Certifiable quantum random number generation picks up the pace


Randomness is key to many applications, including cryptography. (Courtesy: Shutterstock/Maksim Kabakou)

Researchers at Japan’s Nippon Telegraph and Telephone Corporation (NTT) have built a quantum random number generator (QRNG) that delivers random bits periodically with high speed and is robust against noise that would otherwise compromise the bits’ security. Where previous QRNGs needed to run for a long time before they could generate random bits at high average rates, Yanbao Zhang and colleagues devised a way to do away with this so-called “latency” and fight against imperfections in their QRNG device. These innovations made it possible to certify random bits in less time. Their QRNG could find application in computation and communication networks, where low-latency random number generation is necessary for high-speed encryption.

Randomness is key to many applications, including numerical simulations, statistical sampling, and cryptography. Simulations and sampling require high-speed, high-rate random number generation, while cryptography prizes secure (certifiable) random bits.

Since quantum measurement is inherently probabilistic, quantum mechanics naturally lends itself to random number generation. The distinguishing feature of QRNGs lies in the fact that output random bits are certifiable based only on measurement observations with verifiable physical conditions. “One can certify that the random bits generated by a QRNG are pretty close to the ideal random bits that are completely unknown by an external adversary who may hold additional information about the QRNG device,” Zhang explains.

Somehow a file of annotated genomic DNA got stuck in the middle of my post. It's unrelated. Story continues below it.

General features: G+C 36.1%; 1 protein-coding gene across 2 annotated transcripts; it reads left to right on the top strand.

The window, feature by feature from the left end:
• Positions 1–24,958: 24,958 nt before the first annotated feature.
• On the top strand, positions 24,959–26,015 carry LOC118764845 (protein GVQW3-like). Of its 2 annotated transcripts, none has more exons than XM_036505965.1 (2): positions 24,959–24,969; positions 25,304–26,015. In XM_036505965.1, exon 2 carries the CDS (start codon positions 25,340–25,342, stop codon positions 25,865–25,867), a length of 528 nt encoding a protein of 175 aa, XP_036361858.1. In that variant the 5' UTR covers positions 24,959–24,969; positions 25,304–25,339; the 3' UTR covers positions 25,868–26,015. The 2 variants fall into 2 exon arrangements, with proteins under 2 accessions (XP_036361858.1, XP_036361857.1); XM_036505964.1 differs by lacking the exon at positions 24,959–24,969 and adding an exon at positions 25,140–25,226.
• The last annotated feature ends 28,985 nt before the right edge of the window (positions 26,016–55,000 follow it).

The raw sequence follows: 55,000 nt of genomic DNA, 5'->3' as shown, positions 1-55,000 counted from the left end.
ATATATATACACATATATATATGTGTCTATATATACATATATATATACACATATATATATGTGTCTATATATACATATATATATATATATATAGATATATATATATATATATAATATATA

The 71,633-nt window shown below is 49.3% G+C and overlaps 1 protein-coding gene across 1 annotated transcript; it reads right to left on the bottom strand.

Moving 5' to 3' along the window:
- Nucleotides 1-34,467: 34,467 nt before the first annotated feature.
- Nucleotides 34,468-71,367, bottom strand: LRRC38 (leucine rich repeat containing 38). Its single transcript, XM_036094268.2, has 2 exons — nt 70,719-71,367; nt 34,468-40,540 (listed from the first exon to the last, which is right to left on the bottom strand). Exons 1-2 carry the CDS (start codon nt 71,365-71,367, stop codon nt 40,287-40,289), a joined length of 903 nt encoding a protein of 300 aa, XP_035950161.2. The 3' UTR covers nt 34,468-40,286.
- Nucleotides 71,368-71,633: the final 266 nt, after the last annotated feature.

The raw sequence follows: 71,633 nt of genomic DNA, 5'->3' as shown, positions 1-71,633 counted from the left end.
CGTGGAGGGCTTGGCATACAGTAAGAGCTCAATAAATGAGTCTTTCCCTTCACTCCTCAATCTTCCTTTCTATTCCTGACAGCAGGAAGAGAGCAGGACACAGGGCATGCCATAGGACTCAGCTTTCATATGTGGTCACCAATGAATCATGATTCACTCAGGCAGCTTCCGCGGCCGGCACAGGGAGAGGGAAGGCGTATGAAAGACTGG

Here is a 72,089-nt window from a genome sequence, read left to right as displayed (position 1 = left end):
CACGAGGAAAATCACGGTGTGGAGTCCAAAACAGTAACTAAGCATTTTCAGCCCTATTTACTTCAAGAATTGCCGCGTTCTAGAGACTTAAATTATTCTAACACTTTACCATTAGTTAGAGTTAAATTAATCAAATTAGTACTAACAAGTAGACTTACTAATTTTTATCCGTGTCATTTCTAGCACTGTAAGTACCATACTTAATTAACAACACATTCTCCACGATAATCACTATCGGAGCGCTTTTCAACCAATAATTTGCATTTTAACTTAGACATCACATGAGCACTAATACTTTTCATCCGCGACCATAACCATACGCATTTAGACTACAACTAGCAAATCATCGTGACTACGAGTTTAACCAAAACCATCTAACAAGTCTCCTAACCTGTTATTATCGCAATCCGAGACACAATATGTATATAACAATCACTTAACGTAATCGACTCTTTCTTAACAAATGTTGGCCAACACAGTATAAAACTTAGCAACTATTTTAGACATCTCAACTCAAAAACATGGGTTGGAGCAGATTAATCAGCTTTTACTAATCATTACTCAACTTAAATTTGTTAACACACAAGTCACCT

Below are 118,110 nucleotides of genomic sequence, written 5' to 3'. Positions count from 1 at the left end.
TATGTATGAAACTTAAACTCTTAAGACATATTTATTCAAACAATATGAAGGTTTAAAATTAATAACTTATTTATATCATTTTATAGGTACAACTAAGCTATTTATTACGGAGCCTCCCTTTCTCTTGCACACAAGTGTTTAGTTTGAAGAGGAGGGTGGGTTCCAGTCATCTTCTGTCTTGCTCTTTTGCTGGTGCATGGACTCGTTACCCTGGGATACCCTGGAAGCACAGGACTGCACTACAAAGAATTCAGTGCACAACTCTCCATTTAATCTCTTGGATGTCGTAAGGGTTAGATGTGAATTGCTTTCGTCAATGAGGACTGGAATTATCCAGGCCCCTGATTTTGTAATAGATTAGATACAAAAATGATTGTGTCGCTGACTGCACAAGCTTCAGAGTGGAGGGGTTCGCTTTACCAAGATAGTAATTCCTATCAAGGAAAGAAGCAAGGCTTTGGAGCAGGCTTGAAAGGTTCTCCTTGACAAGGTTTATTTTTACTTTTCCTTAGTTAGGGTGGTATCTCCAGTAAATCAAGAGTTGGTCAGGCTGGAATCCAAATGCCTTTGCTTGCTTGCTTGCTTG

Image showing the setup of the QRNG, in which a pulse from a quantum light source passes through a Mach-Zehnder interferometer and is detected using a pair of single-photon detectors.

Low latency despite adversarial attack

To reduce the latency of their device, the NTT team developed an efficient method for certifying quantum randomness against both classical and quantum adversaries. A quantum adversary is defined as someone who has access to quantum resources, including quantum memories that store an arbitrary state entangled with the state prepared in the experiment. A classical adversary, in contrast, can only store a classical description of measurement results. Zhang and colleagues demonstrated that their device could certify a block of 8,192 random bits every 0.1 seconds with high security against all quantum adversaries, or a block of 2 x 8,912 random bits against all classical adversaries.

Besides reducing latency, the new method has a further advantage: it requires neither the source of the random numbers nor the measurement apparatus to be characterized in full. Therefore, practical security with realistic devices is guaranteed. In contrast, previous methods for certifying randomness against quantum adversaries addressed imperfections in either the source or measurement, but not both.

Now that they have realized a high-speed, high-security QRNG, Zhang and colleagues want to reduce the size of their QRNG so that it can be used in mobile phone technology. They also suggest that the QRNG they developed could be used to build high-speed randomness servers (beacons) that periodically produce fixed blocks of certifiable and public random bits, which would be a boon to communication networks.

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